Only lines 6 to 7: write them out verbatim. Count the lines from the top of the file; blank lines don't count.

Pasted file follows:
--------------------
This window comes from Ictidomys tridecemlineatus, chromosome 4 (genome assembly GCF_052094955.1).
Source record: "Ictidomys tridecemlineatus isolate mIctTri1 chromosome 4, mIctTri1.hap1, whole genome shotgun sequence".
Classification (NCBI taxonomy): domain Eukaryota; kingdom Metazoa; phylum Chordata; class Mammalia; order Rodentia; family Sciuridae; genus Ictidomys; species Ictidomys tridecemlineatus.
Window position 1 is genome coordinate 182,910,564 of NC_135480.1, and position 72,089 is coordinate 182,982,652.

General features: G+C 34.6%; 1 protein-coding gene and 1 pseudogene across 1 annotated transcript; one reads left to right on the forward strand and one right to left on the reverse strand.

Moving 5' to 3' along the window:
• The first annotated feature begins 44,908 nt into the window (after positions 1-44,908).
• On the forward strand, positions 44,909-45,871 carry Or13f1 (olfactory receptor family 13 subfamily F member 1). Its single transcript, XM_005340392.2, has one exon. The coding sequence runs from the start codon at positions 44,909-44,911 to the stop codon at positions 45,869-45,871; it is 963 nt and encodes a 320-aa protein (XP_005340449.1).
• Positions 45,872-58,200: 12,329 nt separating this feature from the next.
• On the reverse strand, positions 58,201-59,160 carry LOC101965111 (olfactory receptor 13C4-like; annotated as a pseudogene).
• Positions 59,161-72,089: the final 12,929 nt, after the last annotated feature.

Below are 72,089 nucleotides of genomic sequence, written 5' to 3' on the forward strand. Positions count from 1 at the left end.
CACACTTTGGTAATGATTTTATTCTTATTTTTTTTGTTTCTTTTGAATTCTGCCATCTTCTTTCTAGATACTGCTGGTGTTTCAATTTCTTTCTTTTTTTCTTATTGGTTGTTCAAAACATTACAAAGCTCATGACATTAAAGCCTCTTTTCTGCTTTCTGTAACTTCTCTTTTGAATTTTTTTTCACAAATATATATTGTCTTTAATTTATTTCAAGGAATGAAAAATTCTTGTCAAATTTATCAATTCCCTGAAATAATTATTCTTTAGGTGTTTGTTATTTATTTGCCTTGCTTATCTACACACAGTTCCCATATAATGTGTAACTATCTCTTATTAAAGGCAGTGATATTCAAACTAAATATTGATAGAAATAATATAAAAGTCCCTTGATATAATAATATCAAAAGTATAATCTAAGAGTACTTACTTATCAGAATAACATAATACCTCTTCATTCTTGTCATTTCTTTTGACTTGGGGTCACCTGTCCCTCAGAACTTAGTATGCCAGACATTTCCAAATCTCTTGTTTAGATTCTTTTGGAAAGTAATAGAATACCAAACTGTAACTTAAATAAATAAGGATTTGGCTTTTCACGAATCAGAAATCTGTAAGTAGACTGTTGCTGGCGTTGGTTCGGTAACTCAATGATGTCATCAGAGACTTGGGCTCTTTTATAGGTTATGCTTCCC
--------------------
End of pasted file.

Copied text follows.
Moving 5' to 3' along the window:
• The first annotated feature begins 44,908 nt into the window (after positions 1-44,908).